As the first evening of the Republican National Convention wrapped up, it emerged that a portion of Melania’s Trump’s speech had been plagiarized from a speech delivered by First Lady Michelle Obama during the 2008 Democratic National Convention. Since then, Trump campaign officials and surrogates have been busy trying to explain the impropriety away.
Here’s a rundown of all the different explanations we’ve been subjected to on Tuesday.
Trump Communications Director Jason Miller: It “Included Fragments That Reflected Her Own Thinking”
As the plagiarism controversy started to swirl on social media, Trump spokesman Jason Miller — the former Cruz staffer who deleted a bunch of anti-Trump tweets right after Trump hired him — released a statement that completely ignored the controversy. It merely said Melania’s speechwriters “took notes in her life’s aspirations, and in some instances included fragments that reflected her own thinking.”
Trump campaign issues statement: pic.twitter.com/zgfOMmgGr3
— Robert Costa (@costareports) July 19, 2016
Chris Christie: “93% Of The Speech” Was Not Plagiarized
A few hours later on Tuesday morning, New Jersey governor-turned-Trump surrogate Chris Christie was tasked with the unenviable duty of defending Melania’s speech during an interview with Matt Lauer. Christie argued there was no impropriety since “93 percent of the speech is completely different from Michelle Obama’s.”
— TODAY (@TODAYshow) July 19, 2016
Paul Manafort: It’s Hillary’s Fault
A short time later, Trump Campaign Manager Paul Manafort provided a unique defense of Melania’s speech — blaming Hillary Clinton.
“This is once again an example of when a woman threatens Hillary Clinton, she seeks out to demean her and take her down. It’s not going to work,” he said on CNN.
Manafort repeated the allegation during a subsequent press conference in which he said, “When Hillary Clinton is threatened by a female, the first thing she does is try to destroy the person.”
Paul Manafort dismisses criticism of Melania speech, says it's what happens when Clinton "is threatened by a female" https://t.co/yHDg5uiGzK
— ABC News Politics (@ABCPolitics) July 19, 2016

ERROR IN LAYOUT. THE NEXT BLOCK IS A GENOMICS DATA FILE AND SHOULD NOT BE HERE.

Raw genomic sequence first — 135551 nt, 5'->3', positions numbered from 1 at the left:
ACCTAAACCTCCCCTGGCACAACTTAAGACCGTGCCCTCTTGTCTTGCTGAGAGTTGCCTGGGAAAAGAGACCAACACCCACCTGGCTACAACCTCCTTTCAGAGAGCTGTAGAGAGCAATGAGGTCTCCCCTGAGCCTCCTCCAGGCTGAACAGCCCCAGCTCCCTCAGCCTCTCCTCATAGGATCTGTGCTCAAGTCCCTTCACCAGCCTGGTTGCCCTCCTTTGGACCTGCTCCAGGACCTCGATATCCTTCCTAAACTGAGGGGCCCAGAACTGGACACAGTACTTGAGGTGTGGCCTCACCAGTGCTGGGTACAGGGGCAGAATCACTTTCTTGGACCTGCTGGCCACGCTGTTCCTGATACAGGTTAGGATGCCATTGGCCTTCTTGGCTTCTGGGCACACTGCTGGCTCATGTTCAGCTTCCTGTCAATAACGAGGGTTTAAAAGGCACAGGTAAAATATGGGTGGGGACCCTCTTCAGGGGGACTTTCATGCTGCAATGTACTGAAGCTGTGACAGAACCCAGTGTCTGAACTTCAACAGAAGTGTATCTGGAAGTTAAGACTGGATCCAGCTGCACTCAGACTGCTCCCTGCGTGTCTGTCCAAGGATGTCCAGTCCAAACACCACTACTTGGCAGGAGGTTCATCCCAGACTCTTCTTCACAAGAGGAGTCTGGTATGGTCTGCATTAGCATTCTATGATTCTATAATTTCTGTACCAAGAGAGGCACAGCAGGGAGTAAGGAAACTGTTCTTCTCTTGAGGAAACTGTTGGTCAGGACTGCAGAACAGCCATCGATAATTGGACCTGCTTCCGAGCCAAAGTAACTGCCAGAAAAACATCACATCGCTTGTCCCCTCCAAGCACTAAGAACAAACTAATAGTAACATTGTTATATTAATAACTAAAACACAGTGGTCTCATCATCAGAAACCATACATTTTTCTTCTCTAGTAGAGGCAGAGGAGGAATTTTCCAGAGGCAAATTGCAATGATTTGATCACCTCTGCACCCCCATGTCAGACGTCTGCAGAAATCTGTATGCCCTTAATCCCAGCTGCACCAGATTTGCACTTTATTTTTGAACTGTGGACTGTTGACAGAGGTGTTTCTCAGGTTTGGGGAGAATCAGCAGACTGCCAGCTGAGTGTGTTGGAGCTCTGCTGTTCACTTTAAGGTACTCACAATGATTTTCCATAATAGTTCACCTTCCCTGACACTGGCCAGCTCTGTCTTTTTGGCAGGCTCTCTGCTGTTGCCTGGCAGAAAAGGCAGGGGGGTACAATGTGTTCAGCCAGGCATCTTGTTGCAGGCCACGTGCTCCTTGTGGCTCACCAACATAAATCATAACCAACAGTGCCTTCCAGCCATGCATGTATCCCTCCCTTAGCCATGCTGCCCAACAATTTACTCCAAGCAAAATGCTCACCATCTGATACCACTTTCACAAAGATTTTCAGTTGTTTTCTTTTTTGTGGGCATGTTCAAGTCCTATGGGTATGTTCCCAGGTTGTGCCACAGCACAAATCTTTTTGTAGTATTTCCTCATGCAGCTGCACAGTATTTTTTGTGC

In fact, there is no evidence that Clinton or her campaign had anything to do with exposing Melania’s plagiarism.
Manfort also denied that any plagiarism occurred. “She was speaking in front of 35 million people last night, she knew that,” Manafort said. “To think that she would be cribbing Michelle Obama’s words is crazy.”
— New Day (@NewDay) July 19, 2016
Using a plagiarism checker, the Washingtonian determined that the likelihood Melania or whoever wrote her speech would come up with the same sequence of words as Michele Obama is somewhere south of one in a trillion.
Trump Spokeswoman Katrina Pierson: Michelle Obama Didn’t Invent English
During an interview with The Hill, Trump spokeswoman Katrina Pierson rejected the notion any plagiarism had occurred, saying, “This concept that Michelle Obama invented the English language is absurd.”
Pierson also made the point that English isn’t Melania’s native language.
Trump spokeswoman Katrina Pierson defending Melania's speech.. pic.twitter.com/4X7gjJ2bkV
— Karen Civil (@KarenCivil) July 19, 2016
Ben Carson: It Just Shows They Have The Same Values
Republican presidential candidate-turned-Trump surrogate Ben Carson said the glaring similarity between the two speeches is just a sign that Democrats and Republicans simply share the same values — which is something to celebrate, not turn into a controversy.
“If Melania’s speech is similar to Michelle Obama’s speech, that should make us all very happy because we should be saying, whether we’re Democrats or Republicans, we share the same values,” the retired neurosurgeon told reporters as a hotel. “I don’t think they were plagiarized. I think there are general principles that are very valuable to Americans, and of course to express those principles you’re going to use similar language,”
RNC Spokesman Sean Spicer: Actually, Michelle Obama Plagiarized From My Little Pony
RNC spokesman Sean Spicer defended the plagiarism accusations by arguing on CNN that no language is really original.
Melania Trump said, ‘You work hard for what you get in life.’ John Legend said, ‘Work hard to be anything you want in life.’ Kid Rock said, ‘Work hard to be anything you want in life.’ Melania Trump said, ‘The strength of your dreams and willingness to work for them.’ Twilight Sparkle from My Little Pony said, ‘This is your dream, anything you can do in your dreams you can do now.’ I mean if we want to take a bunch of phrases and run them through a Google and say, Hey, who else has said them? I can come up with a list in five minutes. And that’s what this is.
Spicer also blamed the Clinton campaign, without any shred of evidence, for somehow being behind the plagiarism coming to light.
Anonymous Trump Source: “It’s Piss Poor Staff Work”
An NBC report about the fiasco cites an unnamed Trump campaign source who blames staff for the plagiarism.
“It’s piss-poor staff work,” the source said. “Melania has been humiliated. No doubt heads are going to roll.”
Trump Spokeswoman Katrina Pierson: Melania “Wanted To Communicate To Americans In Phrases They Have Heard Before”
On Tuesday, the Trump Organization provided yet another explanation for Melania’s plagiarized speech. In a statement, “an in-house staff writer at the Trump Organization” named Meredith McIver who says she worked with Melania on her speech took the blame. Here’s the statement:
Celisa Calacal is an intern with ThinkProgress.